GEPMA – Up Close and Personal

13-06-03 Carrière de MEACRomain Lengagne – Activity Coordinator, specialising in Mammalogy, GEPMA – age 19

What is your educational background?

I chose to do secondary school in a job-study programme, so that I could have the chance to work with mammals through each of my internships.  I was lucky enough to find spots in many different environmental protection agencies and develop some very fruitful contacts.  After earning my Baccalaureate in STAV (Sciences and Technologies of Agronomics and Living Organisms), I decided to enter a vocational certification programme on Nature Management and Protection.

What are your responsibilities in the LIFE+ALISTER Project?

I am in charge of planning stands that are both fun and educational, to raise awareness about the issues around the European Hamster.  Activities will start in April 2015 and take place in a variety of public places, like train stations, shopping centres or large public events.

I will be able to talk with people informally, but still answering all of their questions.  I will also have a number of games and other surprises in store for them, sure to appeal to people of all ages.

Games?  Can you tell us a little bit more?

In order to attract as broad an audience as possible, and especially children, I use a number of educational tools.  For instance, I have put together a “Spot the 7 Differences” game – the goal is to identify the 7 major changes that have taken place in the Alsatian agricultural plain, home to the European Hamster, from 1972 to the present.  I use it to address the many threats which the species currently faces.  I am also in the process of developing a board game.  Slipping into the body of a European Hamster, players  will try to gather enough food to last the whole winter (on average, 12 kg), moving through the rodent’s everyday habitat and facing the same dangers it does.  Participants will come away with prizes and be able to take a picture with our mascot, ALISTER.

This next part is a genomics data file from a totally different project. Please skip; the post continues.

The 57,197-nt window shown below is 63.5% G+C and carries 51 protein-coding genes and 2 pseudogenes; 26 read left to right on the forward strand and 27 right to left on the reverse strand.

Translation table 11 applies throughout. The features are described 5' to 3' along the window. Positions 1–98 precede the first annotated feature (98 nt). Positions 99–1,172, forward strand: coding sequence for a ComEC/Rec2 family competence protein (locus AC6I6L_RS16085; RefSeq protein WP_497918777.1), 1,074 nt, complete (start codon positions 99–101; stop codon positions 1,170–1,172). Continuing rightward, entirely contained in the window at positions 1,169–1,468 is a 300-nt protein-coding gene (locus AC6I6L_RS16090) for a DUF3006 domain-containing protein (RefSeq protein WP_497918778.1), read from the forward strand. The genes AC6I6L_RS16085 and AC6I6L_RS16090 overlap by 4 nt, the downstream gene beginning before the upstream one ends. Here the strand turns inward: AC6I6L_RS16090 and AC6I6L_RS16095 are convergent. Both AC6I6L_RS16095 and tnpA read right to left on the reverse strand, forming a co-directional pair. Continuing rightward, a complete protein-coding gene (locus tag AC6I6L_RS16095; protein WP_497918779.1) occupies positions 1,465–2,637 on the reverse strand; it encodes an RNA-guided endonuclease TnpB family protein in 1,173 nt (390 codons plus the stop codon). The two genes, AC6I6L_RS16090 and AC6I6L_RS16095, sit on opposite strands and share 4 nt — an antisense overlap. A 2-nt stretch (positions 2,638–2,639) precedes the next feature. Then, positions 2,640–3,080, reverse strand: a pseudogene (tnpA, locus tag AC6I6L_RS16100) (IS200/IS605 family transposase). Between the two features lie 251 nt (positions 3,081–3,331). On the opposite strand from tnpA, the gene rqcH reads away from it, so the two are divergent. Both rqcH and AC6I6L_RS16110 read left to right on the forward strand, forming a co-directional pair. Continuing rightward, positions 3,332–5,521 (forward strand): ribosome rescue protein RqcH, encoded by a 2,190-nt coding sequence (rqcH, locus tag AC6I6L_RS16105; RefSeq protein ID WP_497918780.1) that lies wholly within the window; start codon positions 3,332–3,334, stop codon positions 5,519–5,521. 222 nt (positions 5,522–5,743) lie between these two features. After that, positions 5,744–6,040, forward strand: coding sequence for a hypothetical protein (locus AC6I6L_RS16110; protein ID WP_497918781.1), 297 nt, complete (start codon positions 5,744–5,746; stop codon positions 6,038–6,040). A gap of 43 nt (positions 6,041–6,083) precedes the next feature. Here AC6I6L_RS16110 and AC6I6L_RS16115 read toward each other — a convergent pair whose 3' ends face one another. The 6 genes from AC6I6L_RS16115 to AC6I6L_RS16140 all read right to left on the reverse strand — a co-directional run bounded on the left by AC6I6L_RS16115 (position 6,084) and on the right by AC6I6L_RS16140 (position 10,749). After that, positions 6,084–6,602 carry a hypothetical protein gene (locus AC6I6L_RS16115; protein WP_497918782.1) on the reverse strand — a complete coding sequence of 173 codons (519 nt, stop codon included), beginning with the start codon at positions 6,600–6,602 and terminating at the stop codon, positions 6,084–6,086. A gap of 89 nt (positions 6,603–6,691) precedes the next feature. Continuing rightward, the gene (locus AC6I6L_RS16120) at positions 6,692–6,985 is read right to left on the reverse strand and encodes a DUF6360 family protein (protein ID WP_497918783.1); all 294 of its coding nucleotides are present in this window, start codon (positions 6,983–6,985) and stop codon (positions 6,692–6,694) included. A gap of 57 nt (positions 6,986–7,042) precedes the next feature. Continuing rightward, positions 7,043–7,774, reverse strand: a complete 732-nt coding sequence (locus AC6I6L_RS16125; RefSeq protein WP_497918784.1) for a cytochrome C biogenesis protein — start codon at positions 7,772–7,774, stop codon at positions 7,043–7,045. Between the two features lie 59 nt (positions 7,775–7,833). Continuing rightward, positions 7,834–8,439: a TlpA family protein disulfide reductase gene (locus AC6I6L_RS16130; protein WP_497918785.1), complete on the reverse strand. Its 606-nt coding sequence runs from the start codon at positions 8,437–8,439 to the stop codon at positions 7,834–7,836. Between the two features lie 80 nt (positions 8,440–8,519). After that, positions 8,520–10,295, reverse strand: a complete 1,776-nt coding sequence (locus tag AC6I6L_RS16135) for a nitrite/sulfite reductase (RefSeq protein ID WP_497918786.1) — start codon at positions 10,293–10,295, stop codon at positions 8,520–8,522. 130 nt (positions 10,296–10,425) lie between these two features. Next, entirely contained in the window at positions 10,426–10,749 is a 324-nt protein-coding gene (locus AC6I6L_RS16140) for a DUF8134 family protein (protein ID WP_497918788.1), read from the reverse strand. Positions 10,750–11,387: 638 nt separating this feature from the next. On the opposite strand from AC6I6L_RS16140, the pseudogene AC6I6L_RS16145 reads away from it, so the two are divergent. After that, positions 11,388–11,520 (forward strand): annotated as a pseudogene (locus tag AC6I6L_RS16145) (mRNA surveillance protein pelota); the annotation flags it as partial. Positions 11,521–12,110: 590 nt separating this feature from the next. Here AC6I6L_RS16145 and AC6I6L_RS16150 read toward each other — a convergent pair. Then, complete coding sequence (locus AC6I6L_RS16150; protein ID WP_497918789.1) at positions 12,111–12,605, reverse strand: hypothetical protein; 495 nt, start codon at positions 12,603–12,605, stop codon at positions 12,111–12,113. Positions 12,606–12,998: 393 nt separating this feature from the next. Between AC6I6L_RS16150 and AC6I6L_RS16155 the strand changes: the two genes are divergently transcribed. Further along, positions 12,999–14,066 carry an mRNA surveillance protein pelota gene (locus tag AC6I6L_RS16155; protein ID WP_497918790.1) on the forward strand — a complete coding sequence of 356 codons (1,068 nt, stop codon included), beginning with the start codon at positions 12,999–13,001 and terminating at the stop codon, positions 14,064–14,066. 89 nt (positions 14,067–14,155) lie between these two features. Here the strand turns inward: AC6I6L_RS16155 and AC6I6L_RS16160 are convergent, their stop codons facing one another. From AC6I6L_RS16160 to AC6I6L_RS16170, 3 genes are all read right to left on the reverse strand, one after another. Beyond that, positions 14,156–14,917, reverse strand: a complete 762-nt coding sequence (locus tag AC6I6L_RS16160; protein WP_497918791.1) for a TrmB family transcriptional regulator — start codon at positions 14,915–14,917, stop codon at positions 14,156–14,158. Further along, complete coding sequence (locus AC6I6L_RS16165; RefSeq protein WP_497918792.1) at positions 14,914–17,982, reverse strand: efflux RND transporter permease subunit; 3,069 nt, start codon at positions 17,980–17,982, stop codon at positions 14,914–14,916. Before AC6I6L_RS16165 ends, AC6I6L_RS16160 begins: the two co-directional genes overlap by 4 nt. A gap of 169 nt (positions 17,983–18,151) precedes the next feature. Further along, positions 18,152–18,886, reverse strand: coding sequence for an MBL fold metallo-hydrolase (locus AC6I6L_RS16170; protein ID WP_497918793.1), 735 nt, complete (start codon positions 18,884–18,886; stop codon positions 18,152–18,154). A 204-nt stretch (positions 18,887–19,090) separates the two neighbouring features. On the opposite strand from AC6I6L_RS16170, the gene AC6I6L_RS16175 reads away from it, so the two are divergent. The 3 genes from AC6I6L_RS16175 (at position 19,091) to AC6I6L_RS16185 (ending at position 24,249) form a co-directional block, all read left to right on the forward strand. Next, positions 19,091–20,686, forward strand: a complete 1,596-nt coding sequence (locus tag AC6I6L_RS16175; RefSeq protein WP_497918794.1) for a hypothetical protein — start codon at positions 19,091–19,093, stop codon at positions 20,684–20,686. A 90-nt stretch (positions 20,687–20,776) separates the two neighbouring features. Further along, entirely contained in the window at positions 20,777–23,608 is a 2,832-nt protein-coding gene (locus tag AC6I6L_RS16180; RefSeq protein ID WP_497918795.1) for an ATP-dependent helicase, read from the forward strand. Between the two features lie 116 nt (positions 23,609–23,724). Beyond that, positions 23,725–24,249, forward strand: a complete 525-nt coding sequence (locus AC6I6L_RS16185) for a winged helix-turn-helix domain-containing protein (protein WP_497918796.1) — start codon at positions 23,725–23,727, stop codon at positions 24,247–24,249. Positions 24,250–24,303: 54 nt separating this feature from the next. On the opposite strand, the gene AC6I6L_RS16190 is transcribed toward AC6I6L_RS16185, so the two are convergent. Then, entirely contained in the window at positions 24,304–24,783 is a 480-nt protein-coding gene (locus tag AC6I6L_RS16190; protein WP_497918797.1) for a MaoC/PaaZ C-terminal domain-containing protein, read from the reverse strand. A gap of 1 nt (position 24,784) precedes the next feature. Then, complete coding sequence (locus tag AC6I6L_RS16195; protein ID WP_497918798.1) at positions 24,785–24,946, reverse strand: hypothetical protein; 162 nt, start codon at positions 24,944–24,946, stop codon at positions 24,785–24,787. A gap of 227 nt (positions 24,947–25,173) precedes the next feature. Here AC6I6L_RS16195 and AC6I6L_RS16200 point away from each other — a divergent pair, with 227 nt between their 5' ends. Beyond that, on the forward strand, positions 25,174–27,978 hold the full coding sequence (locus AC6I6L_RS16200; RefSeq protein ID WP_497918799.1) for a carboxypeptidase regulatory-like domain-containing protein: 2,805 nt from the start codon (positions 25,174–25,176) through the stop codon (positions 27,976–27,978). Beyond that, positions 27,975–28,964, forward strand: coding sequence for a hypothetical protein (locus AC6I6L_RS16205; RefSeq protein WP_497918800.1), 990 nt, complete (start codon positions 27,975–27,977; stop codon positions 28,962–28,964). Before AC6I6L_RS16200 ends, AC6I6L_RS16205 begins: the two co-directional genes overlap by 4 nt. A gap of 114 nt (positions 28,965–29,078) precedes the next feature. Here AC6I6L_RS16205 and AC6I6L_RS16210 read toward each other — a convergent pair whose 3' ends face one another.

What drives you in your work?

Working on a fascinating species like the Great Hamster is something very exciting for me.  My motivation comes from wanting to make sure people leave our stand with lots of stories to tell and a positive perspective on the hamster, plus the feeling that they’ve had a good time.


*Mammalogy: the study of mammals